Thank you, Lesley Garrett!
I really have tried to retire from boys’ singing research, but some of the issues just won’t go away. I suppose I do care passionately about it or I wouldn’t be writing this! It’s also irritating to find the same old questions coming up time and time again with nothing moving on as a result of research. Well, right in the run-up to Christmas, Lesley Garret has capitalised upon the seasonal interest in choirboys and Christmas trees to throw her tuppence worth in. I can’t blame her for that as I used exactly the same tactic myself when I released the results of my research on earlier puberty and voice change – and got myself an appearance on the Today programme as well as lots of newspaper headlines! But she has irritated me! There again, King’s College Cambridge has also irritated me by not having a girls’ choir! They and other prestigious establishments that have no girls (St Pauls and the Abbey for starters) offer an Aunt Sally to anybody who wants to take pot shots at the male choir tradition. Yes, many cathedrals and greater churches now have both girls’ and boys’ choirs, with their mission greatly enriched as a result. But for as long as the world famous “top” places have no girls, the likes of Lesley Garret can claim justification in their assaults on patriarchy and boys’ choirs.
So here’s my tuppence worth. Interestingly, when I was the guest of the Berliner Domchor in 2015, I raised the question of girls in some of the great German choirs such as Leipzig. The reaction I got was something along the lines of “Mad English again! Why should anyone want Fräulein in a knabenchor?” But, that was Germany and this is England! We want gender justice and I believe that is right. But gender justice is not obtained by destroying boys’ choirs or reducing boys’ already highly limited opportunities to sing. Now that I am conducting research into children and steam railways, it’s clearer to me than ever that extra special efforts need to be made when young people are outside their gender comfort zone. Some years ago, I conducted research for the Institute of Physics who were very concerned by the lack of female scientists and in particular the take-up of physics A levels by girls. The results were fascinating and unexpected. Girls and physics is the mirror antimatter of boys and singing. To put it simply, if the physics teacher is “boring” and does nothing to stimulate girls’ interest, the subject is heavily male dominated because it’s a “boys’ subject”. If, however, the physics teacher is stimulating and makes the subject relevant to girls, guess what, girls do physics! Is this “rocket science?” Apparently yes, because a decade later, there still aren’t enough girls doing physics. Hopefully all readers of this blog will know that if the music teacher is “boring” and not bothered about boys, boys won’t sing. But if the music teacher is interesting, knowledgeable and really cares about boys, then boys sing!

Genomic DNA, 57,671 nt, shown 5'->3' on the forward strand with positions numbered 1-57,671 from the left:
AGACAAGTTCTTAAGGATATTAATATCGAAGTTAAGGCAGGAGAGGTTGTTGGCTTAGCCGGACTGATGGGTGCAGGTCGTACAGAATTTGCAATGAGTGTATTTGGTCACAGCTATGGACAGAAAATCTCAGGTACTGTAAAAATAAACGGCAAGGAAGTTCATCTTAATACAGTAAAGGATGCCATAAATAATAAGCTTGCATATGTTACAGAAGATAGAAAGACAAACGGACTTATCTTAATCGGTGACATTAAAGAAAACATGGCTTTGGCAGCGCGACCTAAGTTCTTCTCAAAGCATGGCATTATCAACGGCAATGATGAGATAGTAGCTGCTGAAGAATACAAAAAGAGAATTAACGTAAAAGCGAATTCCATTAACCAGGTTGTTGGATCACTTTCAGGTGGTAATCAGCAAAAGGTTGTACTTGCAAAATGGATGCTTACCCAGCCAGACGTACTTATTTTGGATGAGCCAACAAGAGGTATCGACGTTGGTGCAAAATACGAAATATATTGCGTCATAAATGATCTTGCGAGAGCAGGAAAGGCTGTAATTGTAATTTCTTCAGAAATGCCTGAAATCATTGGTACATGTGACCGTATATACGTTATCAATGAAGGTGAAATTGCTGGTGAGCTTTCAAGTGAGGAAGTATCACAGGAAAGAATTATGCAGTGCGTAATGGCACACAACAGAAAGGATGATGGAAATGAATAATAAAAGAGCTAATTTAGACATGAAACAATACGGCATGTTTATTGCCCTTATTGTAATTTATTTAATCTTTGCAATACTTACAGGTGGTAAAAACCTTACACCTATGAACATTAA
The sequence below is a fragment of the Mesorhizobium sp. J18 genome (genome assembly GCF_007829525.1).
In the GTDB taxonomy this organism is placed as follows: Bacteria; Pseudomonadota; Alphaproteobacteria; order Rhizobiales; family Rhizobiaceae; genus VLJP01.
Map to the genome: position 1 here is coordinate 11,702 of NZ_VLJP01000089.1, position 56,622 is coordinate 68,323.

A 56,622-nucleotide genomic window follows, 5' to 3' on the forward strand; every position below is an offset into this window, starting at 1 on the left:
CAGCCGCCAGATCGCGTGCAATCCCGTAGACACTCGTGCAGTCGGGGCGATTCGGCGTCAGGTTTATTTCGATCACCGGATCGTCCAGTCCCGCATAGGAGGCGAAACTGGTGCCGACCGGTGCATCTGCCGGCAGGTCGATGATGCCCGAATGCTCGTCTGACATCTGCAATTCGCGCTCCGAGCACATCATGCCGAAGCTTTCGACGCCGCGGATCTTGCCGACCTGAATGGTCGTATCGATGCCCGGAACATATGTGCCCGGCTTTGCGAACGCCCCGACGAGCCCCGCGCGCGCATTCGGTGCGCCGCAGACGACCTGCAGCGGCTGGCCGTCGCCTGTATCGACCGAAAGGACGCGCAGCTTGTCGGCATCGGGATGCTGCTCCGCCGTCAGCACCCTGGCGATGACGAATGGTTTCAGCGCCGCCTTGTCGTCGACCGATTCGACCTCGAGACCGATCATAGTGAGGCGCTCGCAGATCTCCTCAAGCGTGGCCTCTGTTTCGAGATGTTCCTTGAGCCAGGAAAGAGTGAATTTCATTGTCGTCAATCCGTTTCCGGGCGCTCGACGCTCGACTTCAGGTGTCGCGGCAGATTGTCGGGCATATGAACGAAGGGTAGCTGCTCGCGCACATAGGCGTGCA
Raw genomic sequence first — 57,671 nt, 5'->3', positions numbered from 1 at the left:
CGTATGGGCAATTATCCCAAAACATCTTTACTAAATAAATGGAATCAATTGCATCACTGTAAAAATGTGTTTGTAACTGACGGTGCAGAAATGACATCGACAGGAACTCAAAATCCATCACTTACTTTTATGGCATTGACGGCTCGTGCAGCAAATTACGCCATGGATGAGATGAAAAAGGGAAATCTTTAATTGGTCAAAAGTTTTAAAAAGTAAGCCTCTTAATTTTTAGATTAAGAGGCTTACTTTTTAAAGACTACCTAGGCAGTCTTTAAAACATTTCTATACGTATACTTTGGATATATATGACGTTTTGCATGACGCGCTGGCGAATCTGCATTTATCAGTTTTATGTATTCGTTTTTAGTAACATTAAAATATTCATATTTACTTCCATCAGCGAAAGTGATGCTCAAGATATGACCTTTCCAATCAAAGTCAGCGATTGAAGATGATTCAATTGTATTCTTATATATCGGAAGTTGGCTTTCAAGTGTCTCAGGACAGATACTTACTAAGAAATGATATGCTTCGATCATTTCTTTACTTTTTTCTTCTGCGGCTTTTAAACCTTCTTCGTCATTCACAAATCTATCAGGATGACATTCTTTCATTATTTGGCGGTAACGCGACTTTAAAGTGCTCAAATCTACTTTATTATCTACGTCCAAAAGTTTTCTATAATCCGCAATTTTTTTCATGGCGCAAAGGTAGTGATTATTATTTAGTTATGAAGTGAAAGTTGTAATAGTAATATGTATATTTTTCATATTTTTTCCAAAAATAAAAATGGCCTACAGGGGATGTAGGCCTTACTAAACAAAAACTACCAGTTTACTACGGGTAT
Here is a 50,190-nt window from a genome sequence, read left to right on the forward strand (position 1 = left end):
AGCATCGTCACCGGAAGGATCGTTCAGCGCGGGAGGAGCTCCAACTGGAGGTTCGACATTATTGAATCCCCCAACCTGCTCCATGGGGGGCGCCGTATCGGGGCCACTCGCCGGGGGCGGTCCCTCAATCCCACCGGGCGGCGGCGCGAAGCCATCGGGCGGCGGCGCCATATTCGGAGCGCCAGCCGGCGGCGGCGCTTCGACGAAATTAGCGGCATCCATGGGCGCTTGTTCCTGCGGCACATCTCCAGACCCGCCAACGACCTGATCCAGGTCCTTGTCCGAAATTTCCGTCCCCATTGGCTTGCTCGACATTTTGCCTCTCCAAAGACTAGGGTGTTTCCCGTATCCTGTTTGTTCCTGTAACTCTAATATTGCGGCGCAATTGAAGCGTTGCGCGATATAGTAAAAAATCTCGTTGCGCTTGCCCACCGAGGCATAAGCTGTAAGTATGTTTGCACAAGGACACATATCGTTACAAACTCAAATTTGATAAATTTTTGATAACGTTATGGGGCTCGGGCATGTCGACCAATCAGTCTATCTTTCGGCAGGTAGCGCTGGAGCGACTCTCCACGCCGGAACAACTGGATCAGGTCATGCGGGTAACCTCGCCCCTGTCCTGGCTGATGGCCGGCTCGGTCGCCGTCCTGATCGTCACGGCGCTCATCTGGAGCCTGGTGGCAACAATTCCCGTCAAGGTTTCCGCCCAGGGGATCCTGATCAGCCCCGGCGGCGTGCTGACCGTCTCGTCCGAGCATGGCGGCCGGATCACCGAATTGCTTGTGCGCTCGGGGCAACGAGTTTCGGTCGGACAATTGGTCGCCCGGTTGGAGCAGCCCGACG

Now I have an awesomely even bigger problem. Girls going into engine driving on steam railways? Never in the history of human endeavour has there been an enterprise so totally dominated by boys! It’s like the situation with choirs. If you have an average mixed gender choir with no positive action to encourage and support boys, there will be 28 girls and 2 boys in it (yes, Suzi Digby was right even though her methodology was dubious). If you take no concerted, positive action, you will have a railway youth group with 29 boys and 1 girl. What to do? Oh my, deep breath! (Maybe I should look at the Pony club . . .)
I was digging around in response to an enquiry by a student the other day and I found this paper I wrote for my visiting professorship at the University of Queensland in 2012. It’s not been published, but maybe it should be. Have a read if you’re seriously interested in this topic and worried about the decline of boys’ participation in choral singing.
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